Febrile seizures is considered a "syndrome" because it fulfils several characteristics that are similar among affected children. Febrile Seizure generally occurs within a restricted age range. The majority of children with Febrile Seizure show normal neurological and structural development after the episode.
Objectives: To evaluate risk of bacteraemia and other factors for febrile seizures.
Methods: The present study conducted in Department of Paediatrics at Kakatiya Medical College/Mahatma Gandhi Memorial Hospital-Warangal, January 2019 to December 2020, 50 children in the age group of 06 months to 5 years with febrile seizures were studied. It is a prospective observational study so no potential risk is involved in this study.
Results: In this study of the 50 cases, 46 cases did not yield any growth on blood culture. Of the 04 cases with bacteremia, only 03 cases had significant bacteremia which had 02 Streptococcus pneumonia as the infecting organism and 01 H. Influenza. The other 01 case grows coagulase negative Staphylococcus aureus as the organism which was a contaminant.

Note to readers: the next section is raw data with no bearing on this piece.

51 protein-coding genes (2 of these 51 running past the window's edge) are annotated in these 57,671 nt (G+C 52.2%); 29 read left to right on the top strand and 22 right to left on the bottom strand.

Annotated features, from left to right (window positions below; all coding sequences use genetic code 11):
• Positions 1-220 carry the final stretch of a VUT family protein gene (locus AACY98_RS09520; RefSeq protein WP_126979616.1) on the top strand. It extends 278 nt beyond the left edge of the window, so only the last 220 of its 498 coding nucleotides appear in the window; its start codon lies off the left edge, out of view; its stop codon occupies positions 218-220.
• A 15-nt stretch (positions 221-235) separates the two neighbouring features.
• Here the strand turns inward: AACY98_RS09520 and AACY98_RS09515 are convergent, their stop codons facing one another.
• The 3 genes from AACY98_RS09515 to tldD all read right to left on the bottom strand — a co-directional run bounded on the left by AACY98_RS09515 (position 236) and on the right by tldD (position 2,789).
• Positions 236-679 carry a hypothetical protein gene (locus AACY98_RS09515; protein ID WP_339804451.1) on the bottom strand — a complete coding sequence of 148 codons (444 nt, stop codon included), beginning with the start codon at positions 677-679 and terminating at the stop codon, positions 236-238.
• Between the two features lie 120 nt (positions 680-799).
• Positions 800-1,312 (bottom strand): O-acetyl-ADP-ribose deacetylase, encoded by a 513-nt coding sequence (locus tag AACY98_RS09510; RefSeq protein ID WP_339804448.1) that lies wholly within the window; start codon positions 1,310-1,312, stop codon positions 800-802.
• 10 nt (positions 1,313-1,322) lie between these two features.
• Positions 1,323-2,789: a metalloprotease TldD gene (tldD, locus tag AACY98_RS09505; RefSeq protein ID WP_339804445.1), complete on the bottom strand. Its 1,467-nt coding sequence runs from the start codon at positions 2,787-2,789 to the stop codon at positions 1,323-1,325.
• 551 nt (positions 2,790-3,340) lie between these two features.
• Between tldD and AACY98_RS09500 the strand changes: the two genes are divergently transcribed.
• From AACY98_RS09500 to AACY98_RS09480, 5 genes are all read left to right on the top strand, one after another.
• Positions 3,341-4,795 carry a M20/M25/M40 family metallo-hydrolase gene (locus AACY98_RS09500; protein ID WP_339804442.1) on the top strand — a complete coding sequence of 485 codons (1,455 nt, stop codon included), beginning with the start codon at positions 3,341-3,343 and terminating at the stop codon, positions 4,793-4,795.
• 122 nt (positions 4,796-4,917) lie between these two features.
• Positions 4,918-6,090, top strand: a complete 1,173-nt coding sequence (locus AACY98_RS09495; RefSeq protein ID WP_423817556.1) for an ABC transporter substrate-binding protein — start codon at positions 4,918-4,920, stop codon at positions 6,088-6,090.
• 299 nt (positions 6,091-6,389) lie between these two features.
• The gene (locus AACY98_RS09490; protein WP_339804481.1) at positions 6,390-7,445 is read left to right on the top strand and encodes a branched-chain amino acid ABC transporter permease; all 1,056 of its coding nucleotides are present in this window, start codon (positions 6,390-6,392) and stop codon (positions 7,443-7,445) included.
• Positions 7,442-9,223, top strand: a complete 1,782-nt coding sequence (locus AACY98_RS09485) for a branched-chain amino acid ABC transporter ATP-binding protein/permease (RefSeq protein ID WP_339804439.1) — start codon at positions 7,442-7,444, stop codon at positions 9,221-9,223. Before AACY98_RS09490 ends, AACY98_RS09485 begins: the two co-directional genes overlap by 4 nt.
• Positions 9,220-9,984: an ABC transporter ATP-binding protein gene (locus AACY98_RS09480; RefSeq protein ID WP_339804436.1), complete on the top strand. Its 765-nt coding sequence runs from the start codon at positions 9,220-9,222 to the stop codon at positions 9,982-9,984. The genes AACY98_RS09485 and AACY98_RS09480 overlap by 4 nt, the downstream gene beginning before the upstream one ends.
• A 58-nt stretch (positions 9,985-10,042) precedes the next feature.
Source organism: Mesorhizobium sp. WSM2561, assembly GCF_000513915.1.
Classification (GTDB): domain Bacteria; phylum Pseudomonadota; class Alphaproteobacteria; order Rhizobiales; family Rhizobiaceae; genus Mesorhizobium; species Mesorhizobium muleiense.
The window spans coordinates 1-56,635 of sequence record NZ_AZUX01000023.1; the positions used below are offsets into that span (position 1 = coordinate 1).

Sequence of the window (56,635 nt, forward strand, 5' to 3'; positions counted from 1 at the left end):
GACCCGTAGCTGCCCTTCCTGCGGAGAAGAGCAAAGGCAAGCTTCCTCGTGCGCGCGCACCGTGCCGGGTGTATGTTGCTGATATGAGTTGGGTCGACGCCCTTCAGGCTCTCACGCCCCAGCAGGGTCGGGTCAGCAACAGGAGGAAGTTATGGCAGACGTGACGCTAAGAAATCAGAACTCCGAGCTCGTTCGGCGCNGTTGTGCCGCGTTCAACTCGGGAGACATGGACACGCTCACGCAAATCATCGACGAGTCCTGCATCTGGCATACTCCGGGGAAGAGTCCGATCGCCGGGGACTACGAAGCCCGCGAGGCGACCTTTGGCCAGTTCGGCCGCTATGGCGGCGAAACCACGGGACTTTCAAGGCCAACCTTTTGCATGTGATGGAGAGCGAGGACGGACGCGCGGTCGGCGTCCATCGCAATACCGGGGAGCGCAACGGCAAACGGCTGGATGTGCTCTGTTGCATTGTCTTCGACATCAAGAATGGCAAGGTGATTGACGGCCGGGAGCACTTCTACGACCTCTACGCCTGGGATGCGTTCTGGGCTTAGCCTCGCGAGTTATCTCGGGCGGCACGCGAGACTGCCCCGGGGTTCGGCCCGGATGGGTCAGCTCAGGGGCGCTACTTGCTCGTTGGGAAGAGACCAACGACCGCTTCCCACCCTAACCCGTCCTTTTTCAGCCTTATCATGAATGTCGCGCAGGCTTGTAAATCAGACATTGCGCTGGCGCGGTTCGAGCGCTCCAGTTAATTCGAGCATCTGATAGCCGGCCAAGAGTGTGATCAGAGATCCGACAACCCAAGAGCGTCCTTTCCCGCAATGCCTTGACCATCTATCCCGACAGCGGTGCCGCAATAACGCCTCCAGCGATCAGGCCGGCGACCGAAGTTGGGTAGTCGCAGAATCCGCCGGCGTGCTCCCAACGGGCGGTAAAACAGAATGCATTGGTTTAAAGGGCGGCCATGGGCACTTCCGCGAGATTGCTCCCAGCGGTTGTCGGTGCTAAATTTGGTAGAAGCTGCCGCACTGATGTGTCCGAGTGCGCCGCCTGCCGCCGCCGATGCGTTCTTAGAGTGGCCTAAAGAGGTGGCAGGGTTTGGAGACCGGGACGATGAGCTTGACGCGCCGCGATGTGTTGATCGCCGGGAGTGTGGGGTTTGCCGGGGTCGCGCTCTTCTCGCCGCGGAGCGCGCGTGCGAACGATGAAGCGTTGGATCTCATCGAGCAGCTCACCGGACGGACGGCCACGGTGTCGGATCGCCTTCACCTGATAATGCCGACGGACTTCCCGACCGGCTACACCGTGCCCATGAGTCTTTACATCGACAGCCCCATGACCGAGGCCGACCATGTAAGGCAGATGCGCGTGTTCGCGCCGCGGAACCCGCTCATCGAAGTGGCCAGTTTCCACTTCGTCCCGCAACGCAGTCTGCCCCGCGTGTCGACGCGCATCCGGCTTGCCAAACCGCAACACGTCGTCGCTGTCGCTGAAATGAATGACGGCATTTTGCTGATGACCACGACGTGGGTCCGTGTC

Conclusion: Even though viruses form major etiological agents for febrile convulsions, occult bacteraemia should be ruled out in all children presenting with febrile convulsions. Children with a positive family history of afebrile convulsion should be followed up and evaluated closely as they can develop epilepsy at a later date.